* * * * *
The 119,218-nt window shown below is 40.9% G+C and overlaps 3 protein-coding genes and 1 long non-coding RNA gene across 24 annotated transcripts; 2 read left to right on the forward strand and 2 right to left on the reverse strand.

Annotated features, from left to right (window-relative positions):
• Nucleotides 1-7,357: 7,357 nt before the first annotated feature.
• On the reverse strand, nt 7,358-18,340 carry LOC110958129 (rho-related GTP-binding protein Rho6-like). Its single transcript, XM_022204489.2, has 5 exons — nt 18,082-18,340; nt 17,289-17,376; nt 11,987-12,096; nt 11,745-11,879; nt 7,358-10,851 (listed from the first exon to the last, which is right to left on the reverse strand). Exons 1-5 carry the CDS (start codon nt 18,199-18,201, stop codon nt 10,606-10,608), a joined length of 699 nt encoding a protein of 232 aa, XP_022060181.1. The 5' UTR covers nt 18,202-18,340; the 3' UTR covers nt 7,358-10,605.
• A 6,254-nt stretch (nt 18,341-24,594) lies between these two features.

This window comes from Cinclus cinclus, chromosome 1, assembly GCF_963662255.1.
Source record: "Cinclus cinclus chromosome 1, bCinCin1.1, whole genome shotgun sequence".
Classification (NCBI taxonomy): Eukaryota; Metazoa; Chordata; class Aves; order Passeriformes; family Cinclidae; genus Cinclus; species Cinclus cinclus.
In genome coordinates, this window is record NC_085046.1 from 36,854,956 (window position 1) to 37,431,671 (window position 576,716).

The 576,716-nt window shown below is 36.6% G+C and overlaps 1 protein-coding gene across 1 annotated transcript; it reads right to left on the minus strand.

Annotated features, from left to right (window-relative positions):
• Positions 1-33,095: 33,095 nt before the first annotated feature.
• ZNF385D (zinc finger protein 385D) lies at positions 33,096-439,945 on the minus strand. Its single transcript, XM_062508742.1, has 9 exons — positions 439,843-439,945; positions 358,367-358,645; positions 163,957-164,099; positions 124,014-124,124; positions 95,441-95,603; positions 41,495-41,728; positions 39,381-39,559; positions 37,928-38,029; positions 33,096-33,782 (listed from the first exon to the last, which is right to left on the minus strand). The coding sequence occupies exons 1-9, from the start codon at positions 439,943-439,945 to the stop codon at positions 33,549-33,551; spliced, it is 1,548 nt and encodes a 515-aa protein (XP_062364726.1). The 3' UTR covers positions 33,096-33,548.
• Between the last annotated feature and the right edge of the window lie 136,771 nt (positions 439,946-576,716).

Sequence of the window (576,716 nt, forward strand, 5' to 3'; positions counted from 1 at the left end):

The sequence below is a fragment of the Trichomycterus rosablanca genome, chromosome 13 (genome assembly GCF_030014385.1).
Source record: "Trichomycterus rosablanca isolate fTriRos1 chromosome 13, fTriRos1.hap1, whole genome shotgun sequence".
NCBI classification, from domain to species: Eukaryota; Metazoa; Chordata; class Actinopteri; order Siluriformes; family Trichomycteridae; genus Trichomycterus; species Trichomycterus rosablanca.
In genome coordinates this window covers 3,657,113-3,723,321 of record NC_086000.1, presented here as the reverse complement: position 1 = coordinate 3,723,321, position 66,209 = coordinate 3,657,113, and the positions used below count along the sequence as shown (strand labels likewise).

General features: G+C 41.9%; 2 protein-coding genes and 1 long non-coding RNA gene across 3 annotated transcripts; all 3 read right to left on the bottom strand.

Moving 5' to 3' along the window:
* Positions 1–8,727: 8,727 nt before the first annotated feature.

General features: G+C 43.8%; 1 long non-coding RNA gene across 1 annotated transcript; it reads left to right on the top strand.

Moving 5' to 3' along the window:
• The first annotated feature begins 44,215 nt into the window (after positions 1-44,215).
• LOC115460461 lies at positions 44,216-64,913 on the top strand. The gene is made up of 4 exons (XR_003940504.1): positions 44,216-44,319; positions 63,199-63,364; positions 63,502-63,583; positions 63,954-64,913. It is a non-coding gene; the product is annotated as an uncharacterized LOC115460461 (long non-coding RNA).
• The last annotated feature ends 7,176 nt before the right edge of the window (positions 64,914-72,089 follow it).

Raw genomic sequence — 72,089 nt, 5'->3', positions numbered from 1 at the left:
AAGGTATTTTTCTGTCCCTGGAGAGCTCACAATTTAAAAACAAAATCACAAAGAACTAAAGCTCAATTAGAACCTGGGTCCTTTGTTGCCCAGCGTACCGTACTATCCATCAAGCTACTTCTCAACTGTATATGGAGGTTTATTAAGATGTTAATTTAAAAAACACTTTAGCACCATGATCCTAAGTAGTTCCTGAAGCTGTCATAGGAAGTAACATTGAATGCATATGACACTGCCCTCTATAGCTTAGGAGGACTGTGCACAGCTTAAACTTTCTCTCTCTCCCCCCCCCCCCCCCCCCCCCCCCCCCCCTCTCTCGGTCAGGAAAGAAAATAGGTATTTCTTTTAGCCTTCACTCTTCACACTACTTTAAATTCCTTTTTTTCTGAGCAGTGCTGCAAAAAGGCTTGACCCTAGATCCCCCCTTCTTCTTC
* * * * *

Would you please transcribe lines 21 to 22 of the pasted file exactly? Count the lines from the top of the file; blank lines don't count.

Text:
Moving 5' to 3' along the window:
* Positions 1–8,727: 8,727 nt before the first annotated feature.